Geneva, 19 March 2010 - United Nations chemical experts have recommended that two pesticides - endosulfan and azinphos methyl - be included in the Rotterdam Convention's "Prior Informed Consent" procedure.
The Convention's Chemical Review Committee based its recommendation on a review of national regulatory actions to ban these chemicals, due to unacceptable risks to human health and the environment.
The Prior Informed Consent (PIC) procedure provides an early warning system that empowers countries to take informed decisions whether or not to import hazardous chemicals, in order to minimize the risks posed to human health and the environment. At present there are a total of 29 pesticides and 11 industrial chemicals subject to the PIC procedure.
Endosulfan is an organochlorine insecticide and acaricide used in crops worldwide. It is mainly used on cotton, coffee and tea. Endosulfan is a persistent organic pollutant (POP) and can act as an endocrine disruptor, causing reproductive and developmental damage in both animals and humans.
The Chemical Review Committee of the Rotterdam Convention has considered notifications to ban or severely restrict endosulfan from 16 countries: Burkina Faso, Cape Verde, Côte d'Ivoire, Gambia, Guinea Bissau, Iran (Islamic Republic of), Jordan, Malaysia, Mali, Mauritania, Netherlands, New Zealand, Niger, Norway, Senegal and Thailand, and the European Union.
The Persistent Organic Pollutants Review Committee of the Stockholm Convention adopted a risk profile on endosulfan at its fifth meeting (12-16 October 2009) and currently is developing a draft risk management evaluation which will be considered at its next meeting in October 2010.
As the result of the review of notifications received from eight African countries and the European Union, the Committee concluded that the criteria has been met and agreed to a decision guidance document for endosulfan drafted and approved by the Rotterdam Convention's Chemical Review Committee and will forward the recommendation to list endosulfan in Annex III to the Convention to Conference of the Parties for consideration at its fifth meeting in June 2011.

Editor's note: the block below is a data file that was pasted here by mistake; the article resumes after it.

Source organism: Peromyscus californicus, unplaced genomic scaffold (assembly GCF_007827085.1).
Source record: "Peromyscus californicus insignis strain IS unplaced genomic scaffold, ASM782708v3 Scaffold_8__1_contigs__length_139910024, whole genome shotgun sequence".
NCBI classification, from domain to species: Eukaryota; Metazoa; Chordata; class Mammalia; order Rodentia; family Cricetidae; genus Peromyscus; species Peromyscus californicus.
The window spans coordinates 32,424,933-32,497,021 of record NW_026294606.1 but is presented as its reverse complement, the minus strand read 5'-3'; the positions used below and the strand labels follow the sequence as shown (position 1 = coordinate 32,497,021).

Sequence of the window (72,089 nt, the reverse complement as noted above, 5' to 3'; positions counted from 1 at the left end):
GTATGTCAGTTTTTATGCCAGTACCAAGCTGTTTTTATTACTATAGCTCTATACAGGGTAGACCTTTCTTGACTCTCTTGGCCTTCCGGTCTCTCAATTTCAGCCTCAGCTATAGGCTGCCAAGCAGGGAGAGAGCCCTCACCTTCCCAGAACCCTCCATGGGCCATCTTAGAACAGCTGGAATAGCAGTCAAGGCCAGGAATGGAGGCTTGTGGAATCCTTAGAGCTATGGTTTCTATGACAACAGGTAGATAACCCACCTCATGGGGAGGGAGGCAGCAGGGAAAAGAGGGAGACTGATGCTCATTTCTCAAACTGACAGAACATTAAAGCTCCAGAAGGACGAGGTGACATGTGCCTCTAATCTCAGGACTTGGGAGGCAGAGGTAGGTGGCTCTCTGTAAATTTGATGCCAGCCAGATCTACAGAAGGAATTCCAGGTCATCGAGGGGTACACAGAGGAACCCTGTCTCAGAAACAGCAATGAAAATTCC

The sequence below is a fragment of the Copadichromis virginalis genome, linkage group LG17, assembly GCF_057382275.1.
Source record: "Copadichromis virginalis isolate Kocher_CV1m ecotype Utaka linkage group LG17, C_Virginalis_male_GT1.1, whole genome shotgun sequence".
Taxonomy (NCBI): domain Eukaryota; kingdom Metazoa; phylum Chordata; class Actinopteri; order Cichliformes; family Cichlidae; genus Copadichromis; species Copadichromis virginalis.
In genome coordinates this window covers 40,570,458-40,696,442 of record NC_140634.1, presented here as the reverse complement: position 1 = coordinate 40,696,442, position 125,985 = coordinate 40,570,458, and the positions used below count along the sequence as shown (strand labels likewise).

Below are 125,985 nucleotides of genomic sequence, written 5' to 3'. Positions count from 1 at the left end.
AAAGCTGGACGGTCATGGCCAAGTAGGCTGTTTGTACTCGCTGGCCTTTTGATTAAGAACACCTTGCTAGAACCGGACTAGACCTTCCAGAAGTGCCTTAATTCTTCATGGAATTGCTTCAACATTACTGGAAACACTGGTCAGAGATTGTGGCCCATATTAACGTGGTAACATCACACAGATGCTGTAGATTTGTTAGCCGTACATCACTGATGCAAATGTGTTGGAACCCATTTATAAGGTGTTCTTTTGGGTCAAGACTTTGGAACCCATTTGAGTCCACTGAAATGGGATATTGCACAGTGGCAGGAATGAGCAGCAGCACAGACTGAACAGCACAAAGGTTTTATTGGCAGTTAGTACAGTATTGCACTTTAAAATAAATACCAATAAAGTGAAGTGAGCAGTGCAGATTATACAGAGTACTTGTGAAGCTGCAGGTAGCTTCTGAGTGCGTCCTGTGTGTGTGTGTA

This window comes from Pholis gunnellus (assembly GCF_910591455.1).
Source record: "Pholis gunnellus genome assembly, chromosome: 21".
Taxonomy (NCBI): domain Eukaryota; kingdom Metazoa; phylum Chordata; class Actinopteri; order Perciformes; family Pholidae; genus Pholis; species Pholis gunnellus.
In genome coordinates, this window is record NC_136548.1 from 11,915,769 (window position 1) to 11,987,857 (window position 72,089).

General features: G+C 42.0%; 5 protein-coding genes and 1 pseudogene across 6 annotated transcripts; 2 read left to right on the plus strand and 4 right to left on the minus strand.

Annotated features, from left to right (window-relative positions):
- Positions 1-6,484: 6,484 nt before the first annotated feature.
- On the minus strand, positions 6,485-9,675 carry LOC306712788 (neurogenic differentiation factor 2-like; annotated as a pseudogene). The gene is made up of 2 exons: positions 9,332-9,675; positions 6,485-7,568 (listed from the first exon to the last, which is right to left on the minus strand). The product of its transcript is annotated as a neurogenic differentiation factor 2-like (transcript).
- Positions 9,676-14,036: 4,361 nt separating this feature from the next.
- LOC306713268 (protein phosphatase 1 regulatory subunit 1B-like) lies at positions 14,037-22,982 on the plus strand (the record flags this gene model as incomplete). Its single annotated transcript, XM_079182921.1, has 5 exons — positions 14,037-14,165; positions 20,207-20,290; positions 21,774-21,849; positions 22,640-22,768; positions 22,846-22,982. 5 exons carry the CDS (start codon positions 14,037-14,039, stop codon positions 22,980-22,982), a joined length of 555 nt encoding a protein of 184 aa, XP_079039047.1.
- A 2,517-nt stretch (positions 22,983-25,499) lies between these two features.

Chemicals listed in Annex III trigger a request to all Parties that they take a decision as to whether they will allow future import of the chemical.
The Chemicals Review Committee considered notifications on azinphos-methyl received from two countries. Azinphos-methyl is a broad spectrum organophosphate insecticide. It is a neurotoxin derived from nerve agents developed during World War II which is mainly used on different crops of vegetables and on several kinds of fruit trees.
The Chemical Review Committee considered azinphos-methyl for inclusion in Annex III. As the result of the review of notifications, the Committee concluded that the criteria for inclusion of the pesticide have been met. It further agreed to prepare a draft decision guidance document for the substance.
The recommendation to include these two pesticides in the PIC procedure will be forwarded to the fifth meeting of the Conference of the Parties to the Rotterdam Convention in June 2011.
Many pesticides, that have been banned or severely restricted for use in industrialized countries, are still traded and used in developing countries. Such pesticides are often sold to farmers who lack the equipment and knowledge to use them safely, resulting in large numbers of injuries and even deaths.